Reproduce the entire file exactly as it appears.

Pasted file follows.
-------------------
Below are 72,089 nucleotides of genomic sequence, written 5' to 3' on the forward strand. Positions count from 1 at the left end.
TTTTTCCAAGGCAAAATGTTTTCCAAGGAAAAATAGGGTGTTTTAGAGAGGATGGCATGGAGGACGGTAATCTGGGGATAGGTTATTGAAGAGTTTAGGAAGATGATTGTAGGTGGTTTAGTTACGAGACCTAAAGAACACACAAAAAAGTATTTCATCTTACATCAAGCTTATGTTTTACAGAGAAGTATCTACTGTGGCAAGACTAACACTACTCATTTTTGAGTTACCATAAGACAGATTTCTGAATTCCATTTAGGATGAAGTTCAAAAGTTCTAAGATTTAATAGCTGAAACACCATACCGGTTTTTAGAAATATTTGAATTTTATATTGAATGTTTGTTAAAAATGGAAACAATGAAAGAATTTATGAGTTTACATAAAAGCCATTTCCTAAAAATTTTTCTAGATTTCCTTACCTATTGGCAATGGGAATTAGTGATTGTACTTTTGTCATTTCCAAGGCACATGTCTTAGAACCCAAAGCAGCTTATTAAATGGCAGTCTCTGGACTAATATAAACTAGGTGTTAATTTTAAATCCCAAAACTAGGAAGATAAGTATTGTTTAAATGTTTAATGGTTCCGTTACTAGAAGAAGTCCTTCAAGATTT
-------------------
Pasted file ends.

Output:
Below are 72,089 nucleotides of genomic sequence, written 5' to 3' on the forward strand. Positions count from 1 at the left end.
TTTTTCCAAGGCAAAATGTTTTCCAAGGAAAAATAGGGTGTTTTAGAGAGGATGGCATGGAGGACGGTAATCTGGGGATAGGTTATTGAAGAGTTTAGGAAGATGATTGTAGGTGGTTTAGTTACGAGACCTAAAGAACACACAAAAAAGTATTTCATCTTACATCAAGCTTATGTTTTACAGAGAAGTATCTACTGTGGCAAGACTAACACTACTCATTTTTGAGTTACCATAAGACAGATTTCTGAATTCCATTTAGGATGAAGTTCAAAAGTTCTAAGATTTAATAGCTGAAACACCATACCGGTTTTTAGAAATATTTGAATTTTATATTGAATGTTTGTTAAAAATGGAAACAATGAAAGAATTTATGAGTTTACATAAAAGCCATTTCCTAAAAATTTTTCTAGATTTCCTTACCTATTGGCAATGGGAATTAGTGATTGTACTTTTGTCATTTCCAAGGCACATGTCTTAGAACCCAAAGCAGCTTATTAAATGGCAGTCTCTGGACTAATATAAACTAGGTGTTAATTTTAAATCCCAAAACTAGGAAGATAAGTATTGTTTAAATGTTTAATGGTTCCGTTACTAGAAGAAGTCCTTCAAGATTT